John Cassell's illustrated history of England. The text, to the reign of Edward i by J.F. Smith; and from that period by W. Howitt, Band 2

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Seite 206 - Cromwell, I did not think to shed a tear In all my miseries; but thou hast forced me, Out of thy honest truth, to play the woman. Let's dry our eyes: and thus far hear me, Cromwell; And, when I am forgotten, as I shall be, And sleep in dull cold marble, where no mention Of me more must be heard of, say, I taught thee; Say, Wolsey, that once trod the ways of glory, And sounded all the depths and shoals of honour...
Seite 197 - Nay then, farewell ! I have touch'd the highest point of all my greatness : And, from that full meridian of my glory, I haste now to my setting. I shall fall Like a bright exhalation in the evening, And no man see me more.
Seite 473 - Full oft within the spacious walls, When he had fifty winters o'er him, My grave Lord-Keeper led the brawls ; The seals and maces danced before him. •> His bushy beard, and shoe-strings green, His high-crowned hat, and satin doublet, Moved the stout heart of England's queen, Though Pope and Spaniard could not trouble it.
Seite 206 - Love thyself last; cherish those hearts that hate thee; Corruption wins not more than honesty. Still in thy right hand carry gentle peace To silence envious tongues. Be just, and fear not; Let all the ends thou aim'st at be thy country's, Thy God's, and truth's; then, if thou fall'st, O Cromwell, Thou fall'st a blessed martyr!
Seite 48 - Vatican, the old repository for bulls and legends, for superstition and forgery, was daily replenished with more precious furniture ; and such was the industry of Nicholas, that, in a reign of eight years, he formed a library of five thousand volumes. To his munificence, the Latin world was indebted for the versions of Xenophon, Diodorus, Polybius, Thucydides, Herodotus, and Appian ; of Strabo's Geography ; of the Iliad ; of the most valuable works of Plato and Aristotle ; of Ptolemy and Theophrastus...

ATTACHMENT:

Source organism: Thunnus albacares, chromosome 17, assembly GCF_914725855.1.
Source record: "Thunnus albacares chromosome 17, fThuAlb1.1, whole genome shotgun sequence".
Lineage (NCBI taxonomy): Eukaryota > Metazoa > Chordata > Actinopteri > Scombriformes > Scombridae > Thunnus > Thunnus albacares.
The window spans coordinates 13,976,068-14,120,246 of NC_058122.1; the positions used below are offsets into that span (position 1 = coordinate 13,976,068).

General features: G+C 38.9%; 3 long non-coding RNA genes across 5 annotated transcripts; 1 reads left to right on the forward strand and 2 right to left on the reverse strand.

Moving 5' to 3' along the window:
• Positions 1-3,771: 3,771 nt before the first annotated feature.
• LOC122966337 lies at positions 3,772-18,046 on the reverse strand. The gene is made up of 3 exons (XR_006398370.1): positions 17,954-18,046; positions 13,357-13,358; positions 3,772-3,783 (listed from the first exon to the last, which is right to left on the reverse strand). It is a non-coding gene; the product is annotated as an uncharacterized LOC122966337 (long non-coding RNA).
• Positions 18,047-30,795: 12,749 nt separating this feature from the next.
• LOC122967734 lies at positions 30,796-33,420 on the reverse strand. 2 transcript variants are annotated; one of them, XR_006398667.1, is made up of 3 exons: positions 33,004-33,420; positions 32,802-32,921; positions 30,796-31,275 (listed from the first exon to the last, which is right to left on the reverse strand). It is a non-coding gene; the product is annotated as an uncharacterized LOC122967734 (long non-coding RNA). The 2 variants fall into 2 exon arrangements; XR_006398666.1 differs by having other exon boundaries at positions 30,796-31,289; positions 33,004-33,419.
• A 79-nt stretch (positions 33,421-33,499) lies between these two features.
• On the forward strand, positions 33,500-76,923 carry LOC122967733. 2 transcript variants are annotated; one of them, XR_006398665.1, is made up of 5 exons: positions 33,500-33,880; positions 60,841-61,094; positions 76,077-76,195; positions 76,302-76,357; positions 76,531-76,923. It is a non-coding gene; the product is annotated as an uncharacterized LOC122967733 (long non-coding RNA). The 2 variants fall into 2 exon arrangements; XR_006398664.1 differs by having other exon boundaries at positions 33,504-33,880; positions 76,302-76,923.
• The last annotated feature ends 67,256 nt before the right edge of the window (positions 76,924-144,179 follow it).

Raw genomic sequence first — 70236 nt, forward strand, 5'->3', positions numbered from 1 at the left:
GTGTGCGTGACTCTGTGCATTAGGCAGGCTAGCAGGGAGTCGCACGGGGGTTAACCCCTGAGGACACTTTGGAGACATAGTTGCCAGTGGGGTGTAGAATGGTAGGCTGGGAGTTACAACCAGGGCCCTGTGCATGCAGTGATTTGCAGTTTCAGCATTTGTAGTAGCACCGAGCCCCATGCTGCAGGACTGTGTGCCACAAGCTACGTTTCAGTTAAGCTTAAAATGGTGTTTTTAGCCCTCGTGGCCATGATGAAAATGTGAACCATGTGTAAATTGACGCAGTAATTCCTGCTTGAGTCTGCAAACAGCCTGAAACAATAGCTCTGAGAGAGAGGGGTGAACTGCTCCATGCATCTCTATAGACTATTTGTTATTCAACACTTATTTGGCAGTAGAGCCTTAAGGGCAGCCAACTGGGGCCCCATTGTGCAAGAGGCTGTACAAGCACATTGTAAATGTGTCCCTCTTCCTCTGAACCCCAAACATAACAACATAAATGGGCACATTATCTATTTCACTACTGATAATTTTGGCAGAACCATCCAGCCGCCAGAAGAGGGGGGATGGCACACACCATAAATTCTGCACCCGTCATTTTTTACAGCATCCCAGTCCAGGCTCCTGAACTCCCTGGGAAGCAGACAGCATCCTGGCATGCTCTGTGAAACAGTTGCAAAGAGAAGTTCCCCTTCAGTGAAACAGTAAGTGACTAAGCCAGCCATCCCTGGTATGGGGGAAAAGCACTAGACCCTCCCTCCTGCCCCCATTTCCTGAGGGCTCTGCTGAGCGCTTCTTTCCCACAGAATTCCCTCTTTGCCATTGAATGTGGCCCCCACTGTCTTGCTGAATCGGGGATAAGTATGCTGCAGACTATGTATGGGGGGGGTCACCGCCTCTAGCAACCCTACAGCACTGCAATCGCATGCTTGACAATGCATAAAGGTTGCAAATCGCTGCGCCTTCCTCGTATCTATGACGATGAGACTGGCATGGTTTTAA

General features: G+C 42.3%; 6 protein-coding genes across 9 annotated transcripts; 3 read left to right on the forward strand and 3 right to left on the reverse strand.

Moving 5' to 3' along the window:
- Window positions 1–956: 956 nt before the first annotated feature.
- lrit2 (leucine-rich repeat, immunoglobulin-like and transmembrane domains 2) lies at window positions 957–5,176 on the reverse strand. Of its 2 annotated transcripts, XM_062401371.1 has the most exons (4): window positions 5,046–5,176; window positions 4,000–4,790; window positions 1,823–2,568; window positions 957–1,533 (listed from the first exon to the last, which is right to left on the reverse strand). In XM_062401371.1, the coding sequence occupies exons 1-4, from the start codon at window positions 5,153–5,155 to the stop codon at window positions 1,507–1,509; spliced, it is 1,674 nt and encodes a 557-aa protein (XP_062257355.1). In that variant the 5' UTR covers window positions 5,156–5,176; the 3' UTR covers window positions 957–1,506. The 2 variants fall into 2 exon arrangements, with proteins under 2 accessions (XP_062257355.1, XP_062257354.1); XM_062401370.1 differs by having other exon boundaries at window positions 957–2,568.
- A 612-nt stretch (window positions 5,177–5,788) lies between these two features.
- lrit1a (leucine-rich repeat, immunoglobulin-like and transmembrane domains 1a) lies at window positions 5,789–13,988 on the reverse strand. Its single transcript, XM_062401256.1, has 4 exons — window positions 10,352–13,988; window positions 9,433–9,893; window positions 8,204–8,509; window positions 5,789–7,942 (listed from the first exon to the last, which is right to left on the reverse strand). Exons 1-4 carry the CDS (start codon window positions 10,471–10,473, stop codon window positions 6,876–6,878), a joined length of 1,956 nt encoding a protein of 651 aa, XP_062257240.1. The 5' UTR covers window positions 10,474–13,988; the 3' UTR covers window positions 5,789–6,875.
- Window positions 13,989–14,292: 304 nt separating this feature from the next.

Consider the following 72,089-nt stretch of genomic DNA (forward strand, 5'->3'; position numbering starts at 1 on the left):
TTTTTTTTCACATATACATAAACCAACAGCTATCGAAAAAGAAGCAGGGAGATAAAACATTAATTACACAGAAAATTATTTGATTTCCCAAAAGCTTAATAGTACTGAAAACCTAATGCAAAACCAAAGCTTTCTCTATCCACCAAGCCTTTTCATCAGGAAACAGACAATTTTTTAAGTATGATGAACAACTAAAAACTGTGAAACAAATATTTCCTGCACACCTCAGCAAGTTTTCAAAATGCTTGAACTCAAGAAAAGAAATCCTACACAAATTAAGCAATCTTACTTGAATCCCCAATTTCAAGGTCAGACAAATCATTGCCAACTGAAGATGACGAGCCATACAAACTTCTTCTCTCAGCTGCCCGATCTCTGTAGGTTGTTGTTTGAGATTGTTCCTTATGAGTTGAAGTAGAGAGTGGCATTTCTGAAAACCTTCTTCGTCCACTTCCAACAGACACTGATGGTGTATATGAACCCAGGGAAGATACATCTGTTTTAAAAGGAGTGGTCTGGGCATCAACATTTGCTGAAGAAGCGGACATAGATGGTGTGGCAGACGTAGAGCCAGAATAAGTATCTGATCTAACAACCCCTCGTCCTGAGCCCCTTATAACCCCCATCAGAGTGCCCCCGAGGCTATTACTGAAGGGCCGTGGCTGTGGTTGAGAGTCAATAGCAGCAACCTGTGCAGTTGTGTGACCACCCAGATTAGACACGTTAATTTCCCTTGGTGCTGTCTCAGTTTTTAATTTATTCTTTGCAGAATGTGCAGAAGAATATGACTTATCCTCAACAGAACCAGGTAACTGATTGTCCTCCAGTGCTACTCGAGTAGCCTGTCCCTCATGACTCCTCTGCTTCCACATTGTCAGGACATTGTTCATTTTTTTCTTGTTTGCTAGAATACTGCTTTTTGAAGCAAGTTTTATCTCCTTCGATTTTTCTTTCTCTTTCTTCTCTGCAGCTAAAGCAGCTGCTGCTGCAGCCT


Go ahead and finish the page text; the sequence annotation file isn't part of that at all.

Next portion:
Seite 227 - ... of mine enemies, withdraw your princely favour from me ; neither let that stain, that unworthy stain, of a disloyal heart towards your good grace, ever cast so foul a blot on your most dutiful wife, and the infant princess your daughter. Try me, good...
Seite 203 - He was a scholar, and a ripe and good one; Exceeding wise, fair spoken, and persuading; Lofty, and sour, to them that lov"d him not; But to those men that sought him, sweet as summer: And though he were unsatisfied in getting, (Which was a sin) yet in bestowing, madam, He was most princely.
Seite 206 - Cromwell, I charge thee, fling away ambition : By that sin fell the angels; how can man, then, The image of his Maker, hope to win by it ? Love thyself last: cherish those hearts that hate thee ; Corruption wins not more than honesty.
Seite 227 - Whereas you send unto me (willing me to confess a truth, and so obtain your favour) by such an one whom you know to be mine ancient professed enemy; I no sooner received this message by him than I rightly conceived your meaning ; and if, as you say, confessing a truth indeed may procure my safety, I shall with all willingness and duty perform your command.
Seite 194 - I loved all those whom ye loved only for your sake, whether I had cause or no, and whether they were my friends or my enemies. This twenty years I have been your true wife, or more, and by me ye have had divers children, although it hath pleased God to call them out of this world, which hath been no default in me.

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